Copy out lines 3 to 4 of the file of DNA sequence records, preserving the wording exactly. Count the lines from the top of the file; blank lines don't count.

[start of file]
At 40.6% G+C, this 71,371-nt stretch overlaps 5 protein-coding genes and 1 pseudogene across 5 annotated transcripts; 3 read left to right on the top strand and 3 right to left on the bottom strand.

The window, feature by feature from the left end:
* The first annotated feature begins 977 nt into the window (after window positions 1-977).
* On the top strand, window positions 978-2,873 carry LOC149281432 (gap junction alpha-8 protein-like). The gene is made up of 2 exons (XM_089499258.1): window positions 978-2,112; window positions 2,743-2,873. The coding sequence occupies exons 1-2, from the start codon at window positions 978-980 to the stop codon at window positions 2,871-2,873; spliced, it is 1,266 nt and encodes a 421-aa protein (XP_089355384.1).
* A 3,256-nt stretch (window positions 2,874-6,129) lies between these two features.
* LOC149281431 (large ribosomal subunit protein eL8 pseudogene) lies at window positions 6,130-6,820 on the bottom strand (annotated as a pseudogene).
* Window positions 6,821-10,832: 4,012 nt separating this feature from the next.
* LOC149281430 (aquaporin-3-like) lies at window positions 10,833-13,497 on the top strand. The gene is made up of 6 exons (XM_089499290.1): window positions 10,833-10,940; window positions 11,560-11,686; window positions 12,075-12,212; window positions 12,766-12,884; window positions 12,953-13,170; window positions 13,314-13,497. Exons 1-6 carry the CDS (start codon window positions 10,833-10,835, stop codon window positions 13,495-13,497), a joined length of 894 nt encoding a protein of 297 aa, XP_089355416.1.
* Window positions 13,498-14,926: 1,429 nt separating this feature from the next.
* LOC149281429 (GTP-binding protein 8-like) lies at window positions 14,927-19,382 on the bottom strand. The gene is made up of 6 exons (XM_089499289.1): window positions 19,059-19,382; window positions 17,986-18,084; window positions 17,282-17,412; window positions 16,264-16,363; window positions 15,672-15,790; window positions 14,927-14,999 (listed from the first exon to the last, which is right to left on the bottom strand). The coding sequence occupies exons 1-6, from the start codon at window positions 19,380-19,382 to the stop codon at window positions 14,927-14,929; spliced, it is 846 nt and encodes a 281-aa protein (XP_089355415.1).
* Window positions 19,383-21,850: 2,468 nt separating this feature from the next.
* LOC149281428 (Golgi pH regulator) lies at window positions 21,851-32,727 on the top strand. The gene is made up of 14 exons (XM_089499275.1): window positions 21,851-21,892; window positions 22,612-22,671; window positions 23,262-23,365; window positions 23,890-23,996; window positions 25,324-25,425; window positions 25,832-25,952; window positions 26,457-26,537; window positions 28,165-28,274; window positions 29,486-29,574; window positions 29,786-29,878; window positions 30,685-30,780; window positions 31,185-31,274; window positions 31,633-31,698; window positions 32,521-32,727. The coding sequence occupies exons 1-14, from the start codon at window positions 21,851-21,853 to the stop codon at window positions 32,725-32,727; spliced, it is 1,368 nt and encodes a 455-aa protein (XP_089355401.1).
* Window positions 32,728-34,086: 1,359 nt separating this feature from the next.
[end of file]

* The first annotated feature begins 977 nt into the window (after window positions 1-977).
* On the top strand, window positions 978-2,873 carry LOC149281432 (gap junction alpha-8 protein-like). The gene is made up of 2 exons (XM_089499258.1): window positions 978-2,112; window positions 2,743-2,873. The coding sequence occupies exons 1-2, from the start codon at window positions 978-980 to the stop codon at window positions 2,871-2,873; spliced, it is 1,266 nt and encodes a 421-aa protein (XP_089355384.1).